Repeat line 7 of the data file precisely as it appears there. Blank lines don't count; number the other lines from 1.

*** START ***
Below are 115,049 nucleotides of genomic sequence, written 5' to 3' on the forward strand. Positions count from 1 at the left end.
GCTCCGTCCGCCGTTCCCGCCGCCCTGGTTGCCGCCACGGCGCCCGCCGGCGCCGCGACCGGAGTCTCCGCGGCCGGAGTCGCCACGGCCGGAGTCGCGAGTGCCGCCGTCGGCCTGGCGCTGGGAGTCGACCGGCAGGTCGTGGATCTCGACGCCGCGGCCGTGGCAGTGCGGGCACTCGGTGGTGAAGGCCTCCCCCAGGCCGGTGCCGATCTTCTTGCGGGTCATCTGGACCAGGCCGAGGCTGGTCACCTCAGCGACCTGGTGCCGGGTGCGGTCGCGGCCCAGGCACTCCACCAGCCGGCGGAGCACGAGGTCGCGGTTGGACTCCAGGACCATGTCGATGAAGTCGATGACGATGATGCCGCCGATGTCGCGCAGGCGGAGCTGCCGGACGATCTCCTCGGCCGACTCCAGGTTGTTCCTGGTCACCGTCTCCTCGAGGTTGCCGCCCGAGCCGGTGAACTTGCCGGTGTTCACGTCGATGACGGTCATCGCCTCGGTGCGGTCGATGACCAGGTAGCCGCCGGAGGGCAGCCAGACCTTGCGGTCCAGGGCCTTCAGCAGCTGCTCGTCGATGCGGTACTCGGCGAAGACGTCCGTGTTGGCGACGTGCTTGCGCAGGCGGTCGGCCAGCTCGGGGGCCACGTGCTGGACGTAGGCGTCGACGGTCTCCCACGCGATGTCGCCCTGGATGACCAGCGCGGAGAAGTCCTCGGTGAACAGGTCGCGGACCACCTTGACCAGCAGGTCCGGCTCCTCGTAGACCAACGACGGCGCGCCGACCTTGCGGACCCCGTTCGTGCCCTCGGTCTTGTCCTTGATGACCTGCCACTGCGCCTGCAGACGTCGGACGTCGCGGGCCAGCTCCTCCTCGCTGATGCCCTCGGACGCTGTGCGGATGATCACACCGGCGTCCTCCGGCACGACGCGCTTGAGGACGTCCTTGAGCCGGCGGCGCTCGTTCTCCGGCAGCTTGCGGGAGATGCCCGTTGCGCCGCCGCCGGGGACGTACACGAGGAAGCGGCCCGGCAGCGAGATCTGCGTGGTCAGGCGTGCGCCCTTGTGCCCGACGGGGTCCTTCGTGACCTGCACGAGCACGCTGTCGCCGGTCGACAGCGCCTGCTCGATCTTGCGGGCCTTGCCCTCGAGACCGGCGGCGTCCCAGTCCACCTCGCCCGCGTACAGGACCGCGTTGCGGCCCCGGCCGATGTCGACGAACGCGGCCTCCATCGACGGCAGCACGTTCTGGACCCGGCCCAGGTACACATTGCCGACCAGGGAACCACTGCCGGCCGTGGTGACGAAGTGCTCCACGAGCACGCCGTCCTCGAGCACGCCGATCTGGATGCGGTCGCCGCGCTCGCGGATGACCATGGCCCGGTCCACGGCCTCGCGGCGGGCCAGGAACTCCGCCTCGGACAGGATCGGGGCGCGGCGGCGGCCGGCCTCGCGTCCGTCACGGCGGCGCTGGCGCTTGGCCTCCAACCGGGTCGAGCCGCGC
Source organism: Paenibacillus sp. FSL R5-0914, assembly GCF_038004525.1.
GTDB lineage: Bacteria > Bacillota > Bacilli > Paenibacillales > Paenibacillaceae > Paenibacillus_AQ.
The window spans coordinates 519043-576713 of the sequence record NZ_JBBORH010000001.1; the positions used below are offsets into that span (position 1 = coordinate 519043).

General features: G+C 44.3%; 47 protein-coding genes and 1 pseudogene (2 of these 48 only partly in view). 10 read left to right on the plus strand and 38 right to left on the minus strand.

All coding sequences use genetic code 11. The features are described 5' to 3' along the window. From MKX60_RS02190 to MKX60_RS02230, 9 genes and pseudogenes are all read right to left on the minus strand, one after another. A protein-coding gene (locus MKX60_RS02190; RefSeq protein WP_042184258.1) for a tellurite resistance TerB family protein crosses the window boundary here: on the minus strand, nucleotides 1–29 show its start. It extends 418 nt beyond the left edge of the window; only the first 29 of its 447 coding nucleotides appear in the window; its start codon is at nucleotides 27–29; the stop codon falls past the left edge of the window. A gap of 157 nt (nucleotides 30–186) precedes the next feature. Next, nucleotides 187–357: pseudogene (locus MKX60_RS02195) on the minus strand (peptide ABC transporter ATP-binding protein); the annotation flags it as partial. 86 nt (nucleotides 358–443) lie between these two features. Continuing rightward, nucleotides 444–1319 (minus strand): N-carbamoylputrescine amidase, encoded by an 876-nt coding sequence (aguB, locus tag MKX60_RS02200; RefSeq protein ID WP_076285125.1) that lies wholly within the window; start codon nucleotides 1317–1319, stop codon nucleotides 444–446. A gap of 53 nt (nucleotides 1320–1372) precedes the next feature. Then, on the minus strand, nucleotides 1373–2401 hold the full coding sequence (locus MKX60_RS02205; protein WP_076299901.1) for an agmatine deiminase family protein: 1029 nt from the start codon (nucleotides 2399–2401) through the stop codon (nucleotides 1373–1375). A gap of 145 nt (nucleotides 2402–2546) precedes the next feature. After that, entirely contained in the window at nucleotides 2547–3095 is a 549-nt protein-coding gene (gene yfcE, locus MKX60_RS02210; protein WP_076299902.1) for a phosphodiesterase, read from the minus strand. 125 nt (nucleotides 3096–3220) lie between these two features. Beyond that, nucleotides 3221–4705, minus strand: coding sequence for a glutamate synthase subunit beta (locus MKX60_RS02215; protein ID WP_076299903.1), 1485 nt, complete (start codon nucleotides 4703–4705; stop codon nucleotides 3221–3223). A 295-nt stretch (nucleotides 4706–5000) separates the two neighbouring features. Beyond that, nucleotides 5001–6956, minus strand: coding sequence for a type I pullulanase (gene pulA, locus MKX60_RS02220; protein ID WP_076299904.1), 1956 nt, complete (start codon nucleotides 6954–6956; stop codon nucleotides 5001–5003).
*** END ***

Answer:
All coding sequences use genetic code 11. The features are described 5' to 3' along the window. From MKX60_RS02190 to MKX60_RS02230, 9 genes and pseudogenes are all read right to left on the minus strand, one after another. A protein-coding gene (locus MKX60_RS02190; RefSeq protein WP_042184258.1) for a tellurite resistance TerB family protein crosses the window boundary here: on the minus strand, nucleotides 1–29 show its start. It extends 418 nt beyond the left edge of the window; only the first 29 of its 447 coding nucleotides appear in the window; its start codon is at nucleotides 27–29; the stop codon falls past the left edge of the window. A gap of 157 nt (nucleotides 30–186) precedes the next feature. Next, nucleotides 187–357: pseudogene (locus MKX60_RS02195) on the minus strand (peptide ABC transporter ATP-binding protein); the annotation flags it as partial. 86 nt (nucleotides 358–443) lie between these two features. Continuing rightward, nucleotides 444–1319 (minus strand): N-carbamoylputrescine amidase, encoded by an 876-nt coding sequence (aguB, locus tag MKX60_RS02200; RefSeq protein ID WP_076285125.1) that lies wholly within the window; start codon nucleotides 1317–1319, stop codon nucleotides 444–446. A gap of 53 nt (nucleotides 1320–1372) precedes the next feature. Then, on the minus strand, nucleotides 1373–2401 hold the full coding sequence (locus MKX60_RS02205; protein WP_076299901.1) for an agmatine deiminase family protein: 1029 nt from the start codon (nucleotides 2399–2401) through the stop codon (nucleotides 1373–1375). A gap of 145 nt (nucleotides 2402–2546) precedes the next feature. After that, entirely contained in the window at nucleotides 2547–3095 is a 549-nt protein-coding gene (gene yfcE, locus MKX60_RS02210; protein WP_076299902.1) for a phosphodiesterase, read from the minus strand. 125 nt (nucleotides 3096–3220) lie between these two features. Beyond that, nucleotides 3221–4705, minus strand: coding sequence for a glutamate synthase subunit beta (locus MKX60_RS02215; protein ID WP_076299903.1), 1485 nt, complete (start codon nucleotides 4703–4705; stop codon nucleotides 3221–3223). A 295-nt stretch (nucleotides 4706–5000) separates the two neighbouring features. Beyond that, nucleotides 5001–6956, minus strand: coding sequence for a type I pullulanase (gene pulA, locus MKX60_RS02220; protein ID WP_076299904.1), 1956 nt, complete (start codon nucleotides 6954–6956; stop codon nucleotides 5001–5003).